The Mudcat Café TM
Thread #148530   Message #3449369
Posted By: pdq
08-Dec-12 - 03:21 PM
Thread Name: BS: New curricula in US schools?
Subject: RE: BS: New curricula in US schools?
I used the term High Literature to describe the book mentioned in the initial post.

For a couple of Mudcatters who are "thick as a brick"...

from here: http://greatliteraryworks.blogspot.com/2009/07/high-literature-vs-popular-literature.html


High Literature vs Popular Literature

Written by son of rambow on Monday, July 06, 2009

In "Popular Literature" class—when I was a student at American Studies Gadjah Mada University majoring 'American Literature and Culture'—my classmates and I used to have lively discussion on "dichotomy" of popular literature—often considered as low quality literature—versus high-brow literature. Why should this dichotomy exist? Who has privilege to decide which kind of literature is considered pop and which is high? And why should some people feel that they have that privilege?

Some literary critics said that when a work was produced only to follow what public wanted to read—just for fun or entertainment, no "deep meaning" under the surface of the story—then it would be categorized into "pop literature". In addition to that, people also said the work was only for commercial's need, because the writer needed money when writing. On the contrary, when a work was produced not only to follow public's needs, it was written more to fulfill the writer's ambition to communicate "something important" to readers, so that the work had "deep meaning", then the work could be categorized into "high-brow literature".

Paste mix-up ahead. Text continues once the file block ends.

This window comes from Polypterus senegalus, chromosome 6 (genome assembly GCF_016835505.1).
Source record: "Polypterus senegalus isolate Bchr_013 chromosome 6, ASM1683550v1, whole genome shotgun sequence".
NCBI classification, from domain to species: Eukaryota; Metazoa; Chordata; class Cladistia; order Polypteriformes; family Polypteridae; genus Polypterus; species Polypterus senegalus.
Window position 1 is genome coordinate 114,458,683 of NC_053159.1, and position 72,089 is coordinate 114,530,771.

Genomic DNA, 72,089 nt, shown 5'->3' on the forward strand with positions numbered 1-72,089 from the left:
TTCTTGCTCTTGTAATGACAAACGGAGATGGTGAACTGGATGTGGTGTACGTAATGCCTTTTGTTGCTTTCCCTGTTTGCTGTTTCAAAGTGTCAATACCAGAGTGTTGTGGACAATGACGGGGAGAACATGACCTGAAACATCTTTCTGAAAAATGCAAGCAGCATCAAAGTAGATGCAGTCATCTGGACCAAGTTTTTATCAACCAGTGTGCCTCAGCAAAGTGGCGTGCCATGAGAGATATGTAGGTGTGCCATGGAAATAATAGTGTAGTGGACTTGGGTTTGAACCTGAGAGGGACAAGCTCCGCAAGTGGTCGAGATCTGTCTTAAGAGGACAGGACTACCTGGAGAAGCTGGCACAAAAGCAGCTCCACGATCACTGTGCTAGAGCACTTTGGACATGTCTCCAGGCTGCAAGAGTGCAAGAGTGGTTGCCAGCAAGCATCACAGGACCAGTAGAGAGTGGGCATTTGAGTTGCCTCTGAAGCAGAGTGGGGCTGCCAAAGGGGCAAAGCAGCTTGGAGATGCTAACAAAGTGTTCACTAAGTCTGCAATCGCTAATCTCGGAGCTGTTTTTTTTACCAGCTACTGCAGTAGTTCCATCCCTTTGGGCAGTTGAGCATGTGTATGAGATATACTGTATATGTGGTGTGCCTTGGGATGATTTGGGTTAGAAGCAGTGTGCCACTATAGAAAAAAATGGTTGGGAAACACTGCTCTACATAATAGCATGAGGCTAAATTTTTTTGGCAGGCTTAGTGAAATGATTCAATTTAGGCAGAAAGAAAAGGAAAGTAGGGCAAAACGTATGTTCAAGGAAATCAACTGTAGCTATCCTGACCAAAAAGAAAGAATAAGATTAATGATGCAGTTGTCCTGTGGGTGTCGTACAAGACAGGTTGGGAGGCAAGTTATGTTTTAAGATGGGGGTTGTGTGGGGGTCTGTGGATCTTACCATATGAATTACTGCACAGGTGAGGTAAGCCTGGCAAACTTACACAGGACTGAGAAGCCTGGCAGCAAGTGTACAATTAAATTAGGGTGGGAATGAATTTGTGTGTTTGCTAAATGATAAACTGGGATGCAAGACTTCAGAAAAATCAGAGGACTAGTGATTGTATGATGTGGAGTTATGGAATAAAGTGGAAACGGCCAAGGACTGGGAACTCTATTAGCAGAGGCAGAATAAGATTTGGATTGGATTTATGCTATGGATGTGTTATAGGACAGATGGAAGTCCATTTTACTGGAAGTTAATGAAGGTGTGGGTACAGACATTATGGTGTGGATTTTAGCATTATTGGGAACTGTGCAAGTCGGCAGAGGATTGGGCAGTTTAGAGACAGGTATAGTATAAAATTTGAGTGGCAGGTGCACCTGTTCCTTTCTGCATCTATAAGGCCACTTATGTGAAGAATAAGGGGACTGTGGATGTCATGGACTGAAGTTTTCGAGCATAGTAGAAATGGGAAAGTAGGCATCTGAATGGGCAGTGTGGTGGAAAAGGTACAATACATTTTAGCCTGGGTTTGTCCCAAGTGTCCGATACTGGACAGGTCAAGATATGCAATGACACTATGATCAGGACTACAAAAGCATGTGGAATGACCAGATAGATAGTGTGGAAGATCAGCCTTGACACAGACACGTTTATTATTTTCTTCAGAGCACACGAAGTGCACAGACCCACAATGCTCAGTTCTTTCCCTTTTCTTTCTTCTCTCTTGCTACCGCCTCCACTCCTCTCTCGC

However, when talking about Jack London's works, who would say that his works do not have deep meaning whereas London himself said that he wrote them only formoney? Literary critics even classified London's works into high-brow literature.

Besides that, critics said that the parameter of high-brow literature was when one work deserved to be included into canon. The canon here usually refers to "big anthologies" such as Norton Anthology, Heath Anthology, etc. Again, I want to ask, who has privilege to select which works to be included into those anthologies?

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